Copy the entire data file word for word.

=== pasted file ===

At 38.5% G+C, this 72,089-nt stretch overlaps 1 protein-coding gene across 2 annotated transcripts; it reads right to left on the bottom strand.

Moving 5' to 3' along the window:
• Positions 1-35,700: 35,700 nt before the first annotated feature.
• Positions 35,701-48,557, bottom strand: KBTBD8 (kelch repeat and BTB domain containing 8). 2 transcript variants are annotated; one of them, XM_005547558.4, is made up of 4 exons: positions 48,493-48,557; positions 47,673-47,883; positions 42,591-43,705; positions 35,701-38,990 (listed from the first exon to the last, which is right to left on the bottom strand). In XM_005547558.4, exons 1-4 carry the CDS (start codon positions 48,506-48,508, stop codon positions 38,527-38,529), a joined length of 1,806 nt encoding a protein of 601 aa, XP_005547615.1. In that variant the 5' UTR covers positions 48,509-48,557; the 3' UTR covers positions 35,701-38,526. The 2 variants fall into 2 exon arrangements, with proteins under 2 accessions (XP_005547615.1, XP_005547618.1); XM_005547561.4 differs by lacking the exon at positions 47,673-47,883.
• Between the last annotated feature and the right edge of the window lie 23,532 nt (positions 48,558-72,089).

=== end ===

At 38.5% G+C, this 72,089-nt stretch overlaps 1 protein-coding gene across 2 annotated transcripts; it reads right to left on the bottom strand.

Moving 5' to 3' along the window:
• Positions 1-35,700: 35,700 nt before the first annotated feature.
• Positions 35,701-48,557, bottom strand: KBTBD8 (kelch repeat and BTB domain containing 8). 2 transcript variants are annotated; one of them, XM_005547558.4, is made up of 4 exons: positions 48,493-48,557; positions 47,673-47,883; positions 42,591-43,705; positions 35,701-38,990 (listed from the first exon to the last, which is right to left on the bottom strand). In XM_005547558.4, exons 1-4 carry the CDS (start codon positions 48,506-48,508, stop codon positions 38,527-38,529), a joined length of 1,806 nt encoding a protein of 601 aa, XP_005547615.1. In that variant the 5' UTR covers positions 48,509-48,557; the 3' UTR covers positions 35,701-38,526. The 2 variants fall into 2 exon arrangements, with proteins under 2 accessions (XP_005547615.1, XP_005547618.1); XM_005547561.4 differs by lacking the exon at positions 47,673-47,883.
• Between the last annotated feature and the right edge of the window lie 23,532 nt (positions 48,558-72,089).